The global startup Chainalysis has helped the FBI to trap drug lords by removing anonymity in Bitcoin. Now they are ready to help banks secure themselves against money laundering through cryptocurrency.
It doesn’t take long before Michael Grønager gets the first lead. Seconds actually. With an address for a crypto wallet and a few entries, he is on the right track. He can see that I have purchased my digital coins from what used to be, back in 2014, Bitcoin Nordic.
Bitcoin Nordic had bought them on the Bitstamp Exchange, and they are later transferred to a wallet at the crypto exchange Coinbase. And only a few links further out, the tracks take him on a path deeper into the dark web.
”It typically starts with finding a bitcoin-wallet or something similar. I don’t know who the person in the picture is, but I know how to find out,“ Michael Grønager explains, the Danish co-founder and CEO of the blockchain-startup Chainalysis.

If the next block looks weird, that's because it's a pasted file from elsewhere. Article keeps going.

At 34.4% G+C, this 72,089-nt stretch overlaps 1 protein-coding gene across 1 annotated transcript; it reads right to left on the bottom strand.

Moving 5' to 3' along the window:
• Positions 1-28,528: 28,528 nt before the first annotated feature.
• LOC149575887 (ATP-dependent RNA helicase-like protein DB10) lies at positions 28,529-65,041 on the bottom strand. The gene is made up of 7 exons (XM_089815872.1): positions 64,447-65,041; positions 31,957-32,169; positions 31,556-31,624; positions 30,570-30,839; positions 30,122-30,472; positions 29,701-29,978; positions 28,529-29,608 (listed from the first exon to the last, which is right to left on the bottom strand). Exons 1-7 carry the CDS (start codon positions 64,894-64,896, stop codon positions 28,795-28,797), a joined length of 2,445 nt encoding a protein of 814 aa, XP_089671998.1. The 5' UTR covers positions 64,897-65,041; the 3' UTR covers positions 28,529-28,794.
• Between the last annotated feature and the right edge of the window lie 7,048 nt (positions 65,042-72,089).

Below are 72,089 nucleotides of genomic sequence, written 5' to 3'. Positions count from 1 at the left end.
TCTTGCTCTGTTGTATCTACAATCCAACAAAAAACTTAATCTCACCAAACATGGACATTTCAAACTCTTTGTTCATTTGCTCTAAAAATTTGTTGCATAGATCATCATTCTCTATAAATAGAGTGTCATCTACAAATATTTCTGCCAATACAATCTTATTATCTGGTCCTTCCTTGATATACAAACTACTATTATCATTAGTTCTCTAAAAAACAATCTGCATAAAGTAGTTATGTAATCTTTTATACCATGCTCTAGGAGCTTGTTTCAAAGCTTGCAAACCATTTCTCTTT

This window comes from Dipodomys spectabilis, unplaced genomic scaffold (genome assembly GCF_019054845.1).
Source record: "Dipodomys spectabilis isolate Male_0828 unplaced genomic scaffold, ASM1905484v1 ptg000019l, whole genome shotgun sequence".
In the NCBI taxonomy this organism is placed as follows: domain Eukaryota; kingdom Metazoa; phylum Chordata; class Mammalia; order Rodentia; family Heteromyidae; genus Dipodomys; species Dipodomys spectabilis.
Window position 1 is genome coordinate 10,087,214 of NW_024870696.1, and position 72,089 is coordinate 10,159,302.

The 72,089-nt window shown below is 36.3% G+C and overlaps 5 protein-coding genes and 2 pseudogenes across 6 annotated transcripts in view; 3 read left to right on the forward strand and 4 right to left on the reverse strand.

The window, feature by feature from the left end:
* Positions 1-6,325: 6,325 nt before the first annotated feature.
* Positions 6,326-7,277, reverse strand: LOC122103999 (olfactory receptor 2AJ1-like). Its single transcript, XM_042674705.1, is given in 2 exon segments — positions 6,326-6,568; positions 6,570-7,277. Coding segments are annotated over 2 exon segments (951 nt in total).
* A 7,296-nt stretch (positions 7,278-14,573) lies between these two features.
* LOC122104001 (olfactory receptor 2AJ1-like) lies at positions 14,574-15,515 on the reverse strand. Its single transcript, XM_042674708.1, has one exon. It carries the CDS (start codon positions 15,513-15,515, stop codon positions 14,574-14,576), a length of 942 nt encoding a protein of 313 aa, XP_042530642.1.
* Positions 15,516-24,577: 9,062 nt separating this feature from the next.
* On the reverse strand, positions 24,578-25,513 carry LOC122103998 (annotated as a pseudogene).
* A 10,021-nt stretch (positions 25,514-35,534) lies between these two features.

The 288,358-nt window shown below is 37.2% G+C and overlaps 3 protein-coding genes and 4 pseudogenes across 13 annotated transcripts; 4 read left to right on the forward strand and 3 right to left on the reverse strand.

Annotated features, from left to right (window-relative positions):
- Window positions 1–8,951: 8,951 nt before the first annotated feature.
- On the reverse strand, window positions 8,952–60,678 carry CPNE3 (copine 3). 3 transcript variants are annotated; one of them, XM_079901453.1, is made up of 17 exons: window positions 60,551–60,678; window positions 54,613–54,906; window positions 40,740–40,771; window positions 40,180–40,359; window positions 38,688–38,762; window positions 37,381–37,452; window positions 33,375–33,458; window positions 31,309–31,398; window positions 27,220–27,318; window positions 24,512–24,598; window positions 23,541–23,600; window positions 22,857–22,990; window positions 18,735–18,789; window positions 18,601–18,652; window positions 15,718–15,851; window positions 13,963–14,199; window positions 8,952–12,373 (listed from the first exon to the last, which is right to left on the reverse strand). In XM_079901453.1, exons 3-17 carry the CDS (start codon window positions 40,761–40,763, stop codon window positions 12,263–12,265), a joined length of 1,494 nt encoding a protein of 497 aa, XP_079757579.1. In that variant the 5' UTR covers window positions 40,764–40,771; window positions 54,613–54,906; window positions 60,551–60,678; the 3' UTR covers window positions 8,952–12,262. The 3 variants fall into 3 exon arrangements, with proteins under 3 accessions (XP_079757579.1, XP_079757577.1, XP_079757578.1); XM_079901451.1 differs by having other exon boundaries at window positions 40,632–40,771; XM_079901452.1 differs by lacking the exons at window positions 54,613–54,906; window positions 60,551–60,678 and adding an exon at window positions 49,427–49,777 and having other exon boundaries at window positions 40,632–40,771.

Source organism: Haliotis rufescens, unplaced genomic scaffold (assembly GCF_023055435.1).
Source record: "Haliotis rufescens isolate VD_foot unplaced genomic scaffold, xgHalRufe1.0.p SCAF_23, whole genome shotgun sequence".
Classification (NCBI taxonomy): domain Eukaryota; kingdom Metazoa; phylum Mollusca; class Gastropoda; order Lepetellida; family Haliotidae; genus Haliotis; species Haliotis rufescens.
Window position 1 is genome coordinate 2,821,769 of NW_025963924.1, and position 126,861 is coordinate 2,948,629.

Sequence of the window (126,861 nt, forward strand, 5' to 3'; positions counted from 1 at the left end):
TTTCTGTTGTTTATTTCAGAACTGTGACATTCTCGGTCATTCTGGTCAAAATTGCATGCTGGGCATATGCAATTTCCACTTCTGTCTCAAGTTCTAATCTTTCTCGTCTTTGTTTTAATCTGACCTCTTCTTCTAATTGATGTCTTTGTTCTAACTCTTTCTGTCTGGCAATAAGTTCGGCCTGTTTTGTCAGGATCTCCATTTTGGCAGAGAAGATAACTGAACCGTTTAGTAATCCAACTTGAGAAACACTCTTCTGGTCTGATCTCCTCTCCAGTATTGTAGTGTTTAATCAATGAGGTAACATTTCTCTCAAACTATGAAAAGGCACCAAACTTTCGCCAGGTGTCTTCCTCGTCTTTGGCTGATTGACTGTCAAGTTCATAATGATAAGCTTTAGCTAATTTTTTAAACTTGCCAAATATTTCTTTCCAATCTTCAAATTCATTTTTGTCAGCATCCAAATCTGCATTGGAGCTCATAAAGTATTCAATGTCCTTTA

Chainanalysis is the world’s leading startup that aims to track the people behind bitcoin transactions, often referred to as “anonymous digital valuta”. In fact, Chainanalysis is so good at what they do that they help the FBI to track-down drug supply chains in the underbelly of the internet.
But now, the startup is ready to launch into a new business area: helping banks handle cryptocurrency so they can safeguard themselves against money laundering.
The big phonebook for blockchain
For a long time bitcoin was perceived as an anonymous digital currency, whose only feature was that it could be used to trade shady products on the dark internet. But it is not as anonymous as many initially thought.
“Bitcoin can secure a cross-border transaction, and everyone has access to it – but it is not anonymous. It is traceable and transparent. As soon as you start transferring them, data points start to appear. If you are super good you might get away with it anonymously, but it’s difficult to do it 10 times without making mistakes,” Michael Grønager explains.
All accounts and transactions on the blockchain network are publicly available – and have been since the beginning. Anonymity derives from the lack of identities attached to the public information. Chainalysis changes that.
Through a mix of test transactions, data partnerships and algorithms guessing who is behind different addresses, the startup has created a large registry – a sort of phonebook over the blockchain. In this way, they can find out if a given wallet address has transferred money to a stock exchange or Al Qaeda.